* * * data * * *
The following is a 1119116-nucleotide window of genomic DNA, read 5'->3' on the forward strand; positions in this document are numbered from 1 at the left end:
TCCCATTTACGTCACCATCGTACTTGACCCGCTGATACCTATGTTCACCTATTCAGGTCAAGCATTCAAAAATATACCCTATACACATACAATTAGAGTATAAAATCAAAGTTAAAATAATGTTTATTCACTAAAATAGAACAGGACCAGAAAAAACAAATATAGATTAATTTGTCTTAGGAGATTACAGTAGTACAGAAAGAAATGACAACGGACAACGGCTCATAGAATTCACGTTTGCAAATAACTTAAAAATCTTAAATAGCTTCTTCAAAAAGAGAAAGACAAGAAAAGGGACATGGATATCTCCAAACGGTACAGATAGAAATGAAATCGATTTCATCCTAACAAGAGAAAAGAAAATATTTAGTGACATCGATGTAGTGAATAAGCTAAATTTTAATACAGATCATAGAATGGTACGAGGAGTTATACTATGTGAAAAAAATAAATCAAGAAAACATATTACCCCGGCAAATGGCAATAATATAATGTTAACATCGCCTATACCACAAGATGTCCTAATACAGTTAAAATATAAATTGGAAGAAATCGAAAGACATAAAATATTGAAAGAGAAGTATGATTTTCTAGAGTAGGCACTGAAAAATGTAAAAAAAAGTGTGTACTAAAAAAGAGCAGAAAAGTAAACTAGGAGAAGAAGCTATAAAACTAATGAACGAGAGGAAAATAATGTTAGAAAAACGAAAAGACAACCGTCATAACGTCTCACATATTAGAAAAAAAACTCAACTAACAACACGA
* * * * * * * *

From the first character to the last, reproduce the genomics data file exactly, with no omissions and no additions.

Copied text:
The following is a 1119116-nucleotide window of genomic DNA, read 5'->3' on the forward strand; positions in this document are numbered from 1 at the left end:
TCCCATTTACGTCACCATCGTACTTGACCCGCTGATACCTATGTTCACCTATTCAGGTCAAGCATTCAAAAATATACCCTATACACATACAATTAGAGTATAAAATCAAAGTTAAAATAATGTTTATTCACTAAAATAGAACAGGACCAGAAAAAACAAATATAGATTAATTTGTCTTAGGAGATTACAGTAGTACAGAAAGAAATGACAACGGACAACGGCTCATAGAATTCACGTTTGCAAATAACTTAAAAATCTTAAATAGCTTCTTCAAAAAGAGAAAGACAAGAAAAGGGACATGGATATCTCCAAACGGTACAGATAGAAATGAAATCGATTTCATCCTAACAAGAGAAAAGAAAATATTTAGTGACATCGATGTAGTGAATAAGCTAAATTTTAATACAGATCATAGAATGGTACGAGGAGTTATACTATGTGAAAAAAATAAATCAAGAAAACATATTACCCCGGCAAATGGCAATAATATAATGTTAACATCGCCTATACCACAAGATGTCCTAATACAGTTAAAATATAAATTGGAAGAAATCGAAAGACATAAAATATTGAAAGAGAAGTATGATTTTCTAGAGTAGGCACTGAAAAATGTAAAAAAAAGTGTGTACTAAAAAAGAGCAGAAAAGTAAACTAGGAGAAGAAGCTATAAAACTAATGAACGAGAGGAAAATAATGTTAGAAAAACGAAAAGACAACCGTCATAACGTCTCACATATTAGAAAAAAAACTCAACTAACAACACGA